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Horse-Drawn 8N Has Plenty Of Power
Ben Burgess turned a Ford 8N without a motor into a powerful forecart. Intended for use on a hay tedder, it worked so well that Burgess hooked up a 6-ft. Bushhog.
“It did well with the transmission in third gear, easily getting to 550 rpm’s,” says Burgess. “If you drop it into first gear, it really whizzes. I think you could power a rotary mower in first.”
He explains that running the ground speed of the wheels through the transmission produces a slower pto speed in fourth gear. The pto picks up speed as you move down through the gears.
Burgess first saw the 8N at a friend’s house. The motor had already been scrapped out. He had seen mention of using old tractors for forecarts with pto on a draft animal power forum.
“My friend said I could have it,” says Burgess. “The conversion was pretty easy as the 8N was in good shape, having had minimal use.”
His first step was to use another tractor to pick the 8N off the ground and spin the wheels and the pto. The brakes worked, and the pto had overdrive, so there was no concern that a spinning pto could drive the tractor forward.
Burgess detached the transmission and rear end from the wide front end and narrowed it up. He cut the axle down to the last two holes, bringing the wheels very close together. Using parts of the original axle with the spindles and bearings allowed him to maintain the correct toe-in of the wheels.
He made a new dolly frame for the front end as a hitch for the horse team and for connecting the dolly to the transmission housing. He mounted the new axle and wheels to the frame with a salvaged wheel-bearing spindle.
“The spindle lets the front axle spin around when turning while bearing the weight of the tractor,” says Burgess. “Without the new front end, the rear would have been too heavy to pick up and attach to the pole for the horses to carry. This way the horses just pull the dead weight of the tractor and implement.”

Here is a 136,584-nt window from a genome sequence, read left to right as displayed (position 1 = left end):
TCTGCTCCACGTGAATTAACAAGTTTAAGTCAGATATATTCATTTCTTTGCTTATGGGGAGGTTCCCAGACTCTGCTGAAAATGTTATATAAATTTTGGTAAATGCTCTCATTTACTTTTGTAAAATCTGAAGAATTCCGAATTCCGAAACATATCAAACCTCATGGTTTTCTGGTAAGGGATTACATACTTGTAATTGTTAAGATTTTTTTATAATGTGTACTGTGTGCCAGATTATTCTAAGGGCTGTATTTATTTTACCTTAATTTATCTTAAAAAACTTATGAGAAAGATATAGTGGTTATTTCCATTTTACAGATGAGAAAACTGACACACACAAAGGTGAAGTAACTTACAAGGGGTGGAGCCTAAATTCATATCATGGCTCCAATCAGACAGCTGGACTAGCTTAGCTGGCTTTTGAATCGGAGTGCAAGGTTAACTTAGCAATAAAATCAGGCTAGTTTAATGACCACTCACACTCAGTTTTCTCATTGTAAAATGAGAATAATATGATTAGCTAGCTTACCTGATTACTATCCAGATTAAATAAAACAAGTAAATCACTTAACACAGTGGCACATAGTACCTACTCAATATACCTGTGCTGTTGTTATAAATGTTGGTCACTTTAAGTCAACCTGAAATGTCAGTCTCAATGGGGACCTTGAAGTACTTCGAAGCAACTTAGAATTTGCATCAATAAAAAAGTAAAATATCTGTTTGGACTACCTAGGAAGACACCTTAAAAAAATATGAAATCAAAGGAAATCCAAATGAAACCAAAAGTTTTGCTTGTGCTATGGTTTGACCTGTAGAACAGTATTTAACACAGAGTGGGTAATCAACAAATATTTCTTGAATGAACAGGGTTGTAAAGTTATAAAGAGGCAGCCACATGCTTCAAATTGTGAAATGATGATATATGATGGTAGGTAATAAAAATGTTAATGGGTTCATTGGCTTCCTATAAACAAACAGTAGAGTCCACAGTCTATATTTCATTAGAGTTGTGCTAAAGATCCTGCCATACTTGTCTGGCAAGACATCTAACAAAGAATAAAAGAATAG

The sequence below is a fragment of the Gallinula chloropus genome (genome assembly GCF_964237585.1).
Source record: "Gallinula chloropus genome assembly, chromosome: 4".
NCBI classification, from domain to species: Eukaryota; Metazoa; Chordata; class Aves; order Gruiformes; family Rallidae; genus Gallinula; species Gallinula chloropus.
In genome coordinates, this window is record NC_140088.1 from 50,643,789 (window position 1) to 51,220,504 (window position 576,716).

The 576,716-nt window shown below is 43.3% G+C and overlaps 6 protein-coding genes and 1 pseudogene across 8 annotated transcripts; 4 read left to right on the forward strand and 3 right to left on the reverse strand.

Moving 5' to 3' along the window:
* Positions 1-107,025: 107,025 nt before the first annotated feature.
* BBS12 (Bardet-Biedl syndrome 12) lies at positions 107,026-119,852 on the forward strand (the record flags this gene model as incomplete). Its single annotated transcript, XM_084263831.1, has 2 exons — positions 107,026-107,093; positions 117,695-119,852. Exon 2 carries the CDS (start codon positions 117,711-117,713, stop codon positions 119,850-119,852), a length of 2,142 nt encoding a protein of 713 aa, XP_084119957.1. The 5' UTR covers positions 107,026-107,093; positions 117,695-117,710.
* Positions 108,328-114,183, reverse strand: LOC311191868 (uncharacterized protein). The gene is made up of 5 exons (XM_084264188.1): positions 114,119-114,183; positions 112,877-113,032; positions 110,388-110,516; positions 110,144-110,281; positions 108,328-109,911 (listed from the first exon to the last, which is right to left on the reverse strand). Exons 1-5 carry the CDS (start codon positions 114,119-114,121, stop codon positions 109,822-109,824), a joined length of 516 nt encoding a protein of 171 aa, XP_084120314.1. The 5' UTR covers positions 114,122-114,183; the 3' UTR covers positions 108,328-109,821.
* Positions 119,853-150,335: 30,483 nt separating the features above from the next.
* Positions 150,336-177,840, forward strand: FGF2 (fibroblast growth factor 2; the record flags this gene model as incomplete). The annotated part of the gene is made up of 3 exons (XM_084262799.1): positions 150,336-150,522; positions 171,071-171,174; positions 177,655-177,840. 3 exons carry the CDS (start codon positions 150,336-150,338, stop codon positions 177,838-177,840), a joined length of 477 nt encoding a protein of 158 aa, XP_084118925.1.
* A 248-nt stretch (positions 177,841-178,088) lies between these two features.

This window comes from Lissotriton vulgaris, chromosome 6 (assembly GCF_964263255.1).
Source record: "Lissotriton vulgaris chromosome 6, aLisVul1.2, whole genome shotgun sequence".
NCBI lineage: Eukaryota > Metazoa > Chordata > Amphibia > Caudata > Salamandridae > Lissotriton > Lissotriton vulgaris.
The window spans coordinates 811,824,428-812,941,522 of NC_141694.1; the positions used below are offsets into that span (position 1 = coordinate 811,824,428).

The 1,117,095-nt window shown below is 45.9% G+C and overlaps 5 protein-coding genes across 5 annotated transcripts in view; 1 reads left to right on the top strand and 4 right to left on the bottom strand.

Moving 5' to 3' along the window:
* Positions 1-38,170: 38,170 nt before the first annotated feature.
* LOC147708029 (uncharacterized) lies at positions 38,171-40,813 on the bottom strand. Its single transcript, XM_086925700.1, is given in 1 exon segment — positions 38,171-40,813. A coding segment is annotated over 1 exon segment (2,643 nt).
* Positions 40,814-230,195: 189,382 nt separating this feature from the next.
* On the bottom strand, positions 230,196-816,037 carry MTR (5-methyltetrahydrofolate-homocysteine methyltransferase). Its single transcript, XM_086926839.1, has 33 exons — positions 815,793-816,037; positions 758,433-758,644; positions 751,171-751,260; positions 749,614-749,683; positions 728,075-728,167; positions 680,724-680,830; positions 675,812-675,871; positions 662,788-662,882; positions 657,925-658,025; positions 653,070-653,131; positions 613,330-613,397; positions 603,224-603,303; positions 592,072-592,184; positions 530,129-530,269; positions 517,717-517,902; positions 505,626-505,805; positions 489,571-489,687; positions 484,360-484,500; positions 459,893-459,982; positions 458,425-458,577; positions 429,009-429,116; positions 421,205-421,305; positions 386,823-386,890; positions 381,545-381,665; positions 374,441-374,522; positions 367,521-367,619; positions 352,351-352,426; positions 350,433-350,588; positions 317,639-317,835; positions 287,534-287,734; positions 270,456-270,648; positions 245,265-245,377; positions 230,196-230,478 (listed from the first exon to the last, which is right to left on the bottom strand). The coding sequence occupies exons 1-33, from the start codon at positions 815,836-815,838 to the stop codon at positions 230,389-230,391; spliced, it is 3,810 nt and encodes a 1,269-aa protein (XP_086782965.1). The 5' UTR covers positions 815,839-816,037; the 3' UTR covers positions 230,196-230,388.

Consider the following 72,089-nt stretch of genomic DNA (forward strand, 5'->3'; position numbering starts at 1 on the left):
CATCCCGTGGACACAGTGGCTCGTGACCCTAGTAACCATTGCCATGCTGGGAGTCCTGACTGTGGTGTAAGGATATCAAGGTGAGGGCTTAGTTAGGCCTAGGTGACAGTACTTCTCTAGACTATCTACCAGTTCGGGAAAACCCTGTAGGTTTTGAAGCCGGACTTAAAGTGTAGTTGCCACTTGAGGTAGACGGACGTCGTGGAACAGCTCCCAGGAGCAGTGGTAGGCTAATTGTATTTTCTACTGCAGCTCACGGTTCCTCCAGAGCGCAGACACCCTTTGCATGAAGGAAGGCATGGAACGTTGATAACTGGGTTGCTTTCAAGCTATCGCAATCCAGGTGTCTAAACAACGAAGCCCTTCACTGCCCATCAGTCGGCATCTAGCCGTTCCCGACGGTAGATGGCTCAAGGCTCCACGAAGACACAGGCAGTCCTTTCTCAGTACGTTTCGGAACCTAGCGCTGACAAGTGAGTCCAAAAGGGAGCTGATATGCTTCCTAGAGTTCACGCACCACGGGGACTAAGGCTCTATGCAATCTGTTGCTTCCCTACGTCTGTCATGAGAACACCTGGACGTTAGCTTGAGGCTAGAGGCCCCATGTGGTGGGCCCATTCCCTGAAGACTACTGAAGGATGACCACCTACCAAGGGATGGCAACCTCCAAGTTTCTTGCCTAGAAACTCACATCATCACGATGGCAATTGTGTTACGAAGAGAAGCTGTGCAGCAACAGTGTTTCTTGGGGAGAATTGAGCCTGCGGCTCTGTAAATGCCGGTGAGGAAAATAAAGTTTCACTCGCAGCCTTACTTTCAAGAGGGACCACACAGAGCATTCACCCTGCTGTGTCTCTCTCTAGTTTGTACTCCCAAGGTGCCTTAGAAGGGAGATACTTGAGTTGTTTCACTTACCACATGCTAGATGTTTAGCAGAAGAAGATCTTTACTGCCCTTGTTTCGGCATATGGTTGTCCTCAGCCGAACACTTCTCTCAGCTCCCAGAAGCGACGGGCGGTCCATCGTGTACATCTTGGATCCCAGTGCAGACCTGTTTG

Burgess also added a safety rack ahead of the operator’s platform. One other change involved the brakes. Since the clutch pedal was no longer needed, Burgess removed it and the left brake pedal. The shaft connecting the left brake pedal to the left wheel goes through the housing where the clutch was also.
“I changed the rotation, so it’s right next to the transmission housing,” says Burgess. “I welded on a piece of metal to the shaft to work as a new left brake.”
This also gave him more platform space to stand on. He then moved the right brake pedal forward to get more space on that side.
“If I have to get off in a hurry, I don’t want anything in my way,” says Burgess. “It works great, but I’m not quite done with the conversion. With its built-in hydraulics, I can get lift when it’s running. If I add an accumulator, I’ll have lift even if it’s standing still.
“I also plan to add an alternator to the splined shaft where the clutch plate was and use it to charge a battery to run fans and lights,” he adds. “That’s why I left a gap between the housing and the dolly wheel bracket.”
Contact: FARM SHOW Followup, Ben Burgess, 1101 French Valley Rd., Russell Springs, Ky. 42642 (ph 270-566-1295).

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2022 - Volume #46, Issue #5